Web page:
The EMT shrugged. “I don’t know.” He grumbled. “The dude who owns this house. A big redwood beam from his ceiling fell on him. His wife came home and found him about an hour ago. He’d been trying to call her all day long. He should’ve just called 911.”
Donaldson made a note on his clipboard. “He’s in shock.” He muttered matter of factly. “People do stupid things when they’re in shock.”
Dustin looked around. “Where is everyone?”
“Inside.” Gary said. “The dude who brought you up here is a real handy guy. He’s trying to use a car jack to get that beam off this guy so we can transport him.”
“Why aren’t you two in there?”
Donaldson shot him a rueful expression over the clipboard. “We came out here to help you.” He said disdainfully.
Still feeling lightheaded, Dustin used the side of the truck to push himself into a standing position. The dull throbbing in his head swelled and then slowly subsided. The EMT’s made no effort to assist him further. Instead, they backed away wearing matching expressions of mild amusement as he stumbled off the tailgate weak-kneed to the ground.
Dustin stood there a moment trying to regain his composure. His face felt warm where the blood swelled around his wounds. His phone was silent. Why would the stranger call him again? His wife had come home and now there were friends and trained professionals gathered around his body helping him out. This was what Dustin had been trying to make happen all day.
The grocer had parked in a rutted dirt driveway next to a large rock outcropping that jutted out from the earth like a tombstone. A tree grew up from beneath it, seeming to be the only thing keeping it from falling over. There were no other houses around as far as the eye could see. It was remote.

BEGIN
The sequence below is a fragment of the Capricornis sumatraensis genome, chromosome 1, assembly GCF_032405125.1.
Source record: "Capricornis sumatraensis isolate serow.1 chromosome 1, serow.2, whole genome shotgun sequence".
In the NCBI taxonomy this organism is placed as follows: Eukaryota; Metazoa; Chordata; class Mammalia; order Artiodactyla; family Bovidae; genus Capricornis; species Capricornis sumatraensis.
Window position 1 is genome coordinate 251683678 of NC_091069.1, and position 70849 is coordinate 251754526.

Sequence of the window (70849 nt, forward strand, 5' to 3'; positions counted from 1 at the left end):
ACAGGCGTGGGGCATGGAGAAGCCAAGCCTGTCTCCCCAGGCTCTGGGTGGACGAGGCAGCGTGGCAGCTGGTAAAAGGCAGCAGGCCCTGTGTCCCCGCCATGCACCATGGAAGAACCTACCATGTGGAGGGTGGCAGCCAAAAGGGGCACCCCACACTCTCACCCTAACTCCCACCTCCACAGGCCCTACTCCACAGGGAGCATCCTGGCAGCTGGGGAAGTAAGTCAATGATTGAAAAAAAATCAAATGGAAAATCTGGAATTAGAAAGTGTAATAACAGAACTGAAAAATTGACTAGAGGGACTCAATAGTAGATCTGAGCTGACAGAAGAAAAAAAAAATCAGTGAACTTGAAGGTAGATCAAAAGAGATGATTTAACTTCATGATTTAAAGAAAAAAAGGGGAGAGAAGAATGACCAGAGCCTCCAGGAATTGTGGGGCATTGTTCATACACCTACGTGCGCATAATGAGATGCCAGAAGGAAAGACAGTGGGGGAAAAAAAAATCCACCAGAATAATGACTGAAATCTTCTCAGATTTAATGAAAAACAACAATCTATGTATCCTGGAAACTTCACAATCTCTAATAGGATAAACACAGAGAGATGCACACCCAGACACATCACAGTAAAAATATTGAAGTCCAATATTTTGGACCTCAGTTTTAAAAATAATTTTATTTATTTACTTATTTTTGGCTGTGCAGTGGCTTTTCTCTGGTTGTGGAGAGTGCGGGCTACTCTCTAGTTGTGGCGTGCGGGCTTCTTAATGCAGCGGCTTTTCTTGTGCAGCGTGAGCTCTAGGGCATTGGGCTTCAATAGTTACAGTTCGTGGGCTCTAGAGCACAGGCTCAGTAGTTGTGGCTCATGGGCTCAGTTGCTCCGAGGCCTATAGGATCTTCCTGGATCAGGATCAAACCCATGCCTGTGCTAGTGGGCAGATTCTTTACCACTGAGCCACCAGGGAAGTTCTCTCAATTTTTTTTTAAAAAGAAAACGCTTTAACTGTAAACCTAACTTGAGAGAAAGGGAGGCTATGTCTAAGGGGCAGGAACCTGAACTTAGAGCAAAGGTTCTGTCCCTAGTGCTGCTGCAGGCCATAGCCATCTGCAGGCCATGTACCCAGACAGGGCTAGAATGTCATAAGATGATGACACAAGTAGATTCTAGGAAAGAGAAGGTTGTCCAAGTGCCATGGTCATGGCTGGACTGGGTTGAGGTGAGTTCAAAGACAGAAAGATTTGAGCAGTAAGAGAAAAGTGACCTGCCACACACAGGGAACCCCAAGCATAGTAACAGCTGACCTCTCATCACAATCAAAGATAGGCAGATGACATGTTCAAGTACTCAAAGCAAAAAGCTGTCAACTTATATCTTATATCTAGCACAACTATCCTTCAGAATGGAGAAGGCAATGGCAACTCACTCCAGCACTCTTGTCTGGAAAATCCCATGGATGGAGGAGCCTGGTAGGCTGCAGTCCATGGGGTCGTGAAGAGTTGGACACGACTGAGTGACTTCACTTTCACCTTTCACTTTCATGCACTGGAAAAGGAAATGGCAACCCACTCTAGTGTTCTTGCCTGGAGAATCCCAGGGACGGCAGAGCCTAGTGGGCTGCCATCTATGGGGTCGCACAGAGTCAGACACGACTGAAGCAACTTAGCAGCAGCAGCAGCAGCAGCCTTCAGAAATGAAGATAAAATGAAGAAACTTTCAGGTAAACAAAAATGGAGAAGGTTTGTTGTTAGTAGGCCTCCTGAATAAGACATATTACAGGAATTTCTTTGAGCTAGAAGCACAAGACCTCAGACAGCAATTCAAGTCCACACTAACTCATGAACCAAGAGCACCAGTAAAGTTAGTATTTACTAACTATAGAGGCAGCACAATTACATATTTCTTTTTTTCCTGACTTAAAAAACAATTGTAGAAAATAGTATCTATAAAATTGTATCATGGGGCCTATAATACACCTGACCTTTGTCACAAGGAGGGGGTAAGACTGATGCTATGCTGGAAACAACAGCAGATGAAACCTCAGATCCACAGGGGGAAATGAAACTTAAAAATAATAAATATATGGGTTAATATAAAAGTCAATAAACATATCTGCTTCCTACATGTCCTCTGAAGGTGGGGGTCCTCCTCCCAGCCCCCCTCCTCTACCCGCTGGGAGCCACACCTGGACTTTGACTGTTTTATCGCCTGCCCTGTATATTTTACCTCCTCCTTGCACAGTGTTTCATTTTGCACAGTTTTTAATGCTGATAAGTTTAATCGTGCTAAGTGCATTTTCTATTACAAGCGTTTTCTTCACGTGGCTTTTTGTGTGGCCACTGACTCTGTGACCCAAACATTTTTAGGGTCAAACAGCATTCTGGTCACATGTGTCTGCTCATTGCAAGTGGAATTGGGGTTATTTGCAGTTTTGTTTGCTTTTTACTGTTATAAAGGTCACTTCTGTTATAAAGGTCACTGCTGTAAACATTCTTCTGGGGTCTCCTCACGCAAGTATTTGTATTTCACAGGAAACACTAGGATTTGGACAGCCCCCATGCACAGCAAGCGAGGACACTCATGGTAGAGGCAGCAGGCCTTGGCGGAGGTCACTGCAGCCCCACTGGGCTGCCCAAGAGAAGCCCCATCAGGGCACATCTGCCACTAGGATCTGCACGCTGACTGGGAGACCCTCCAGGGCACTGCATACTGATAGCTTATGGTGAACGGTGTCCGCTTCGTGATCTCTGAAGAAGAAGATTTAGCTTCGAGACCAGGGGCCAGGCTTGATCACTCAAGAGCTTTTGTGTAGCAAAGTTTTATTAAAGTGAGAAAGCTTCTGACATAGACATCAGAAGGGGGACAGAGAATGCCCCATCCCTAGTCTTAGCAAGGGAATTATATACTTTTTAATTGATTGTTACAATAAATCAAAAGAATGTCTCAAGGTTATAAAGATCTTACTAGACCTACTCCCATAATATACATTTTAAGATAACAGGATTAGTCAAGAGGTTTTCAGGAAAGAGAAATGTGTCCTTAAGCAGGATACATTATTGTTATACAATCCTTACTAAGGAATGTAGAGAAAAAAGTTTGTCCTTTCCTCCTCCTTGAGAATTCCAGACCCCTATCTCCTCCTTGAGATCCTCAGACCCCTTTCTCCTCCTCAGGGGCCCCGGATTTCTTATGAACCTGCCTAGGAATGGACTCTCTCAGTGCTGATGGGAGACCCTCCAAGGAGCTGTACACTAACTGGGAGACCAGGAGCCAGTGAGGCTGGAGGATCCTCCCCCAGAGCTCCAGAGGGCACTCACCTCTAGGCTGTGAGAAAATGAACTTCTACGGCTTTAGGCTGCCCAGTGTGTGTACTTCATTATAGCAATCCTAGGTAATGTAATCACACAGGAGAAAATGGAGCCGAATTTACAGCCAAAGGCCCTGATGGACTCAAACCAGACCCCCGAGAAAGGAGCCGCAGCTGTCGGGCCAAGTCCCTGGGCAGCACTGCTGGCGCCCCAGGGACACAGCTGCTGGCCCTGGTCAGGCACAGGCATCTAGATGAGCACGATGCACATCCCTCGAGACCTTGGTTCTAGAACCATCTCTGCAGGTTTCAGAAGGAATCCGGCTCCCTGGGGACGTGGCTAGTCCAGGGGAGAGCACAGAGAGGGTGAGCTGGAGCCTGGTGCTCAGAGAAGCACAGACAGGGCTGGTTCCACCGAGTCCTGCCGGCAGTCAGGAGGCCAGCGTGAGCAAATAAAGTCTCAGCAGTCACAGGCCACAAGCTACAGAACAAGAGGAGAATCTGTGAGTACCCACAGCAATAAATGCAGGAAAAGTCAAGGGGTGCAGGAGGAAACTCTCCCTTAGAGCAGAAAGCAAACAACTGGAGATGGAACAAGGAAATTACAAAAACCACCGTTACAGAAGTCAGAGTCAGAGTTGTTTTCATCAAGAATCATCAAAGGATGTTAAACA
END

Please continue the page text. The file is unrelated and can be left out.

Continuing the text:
In all of their phone calls, Dustin had never been able to talk the old man into giving him his location but now, by shear chance and serendipity he was sure that he was standing outside that very address. The two ambulance drivers took notes and debated cutting off the leg. Dustin didn’t want to go inside. He didn’t want to face Aldrich and Kennedy again. He wanted to run away and disappear entirely but instead he felt a compulsion to meet this stranger and the wife he called Sylvia.
Looking across the yard he could see the bay and beyond it, the outskirts of the city. Fires still burned although there weren’t as many. Helicopters circled overhead, some of them turning spotlights onto the ground in order to compensate for the days vanishing light. The man had been right about the view. The panorama from their bedroom must be extraordinary.
Using the side of the truck to steady himself Dustin began walking in the direction of the homes front door.
“Where are you going?” The EMT named Gary asked.
“Inside.” Dustin answered stepping onto a sidewalk and slowly climbing the steps of the porch.
“I don’t know why.” Dustin said, turning. “I think that I need to find out why I can’t help this guy.”
Once again Donaldson dropped the clipboard to his side. “Don’t say anything that will make him kill himself.” He warned.
Grinning from ear to ear Gary added. “And don’t let the roof fall in on your head.”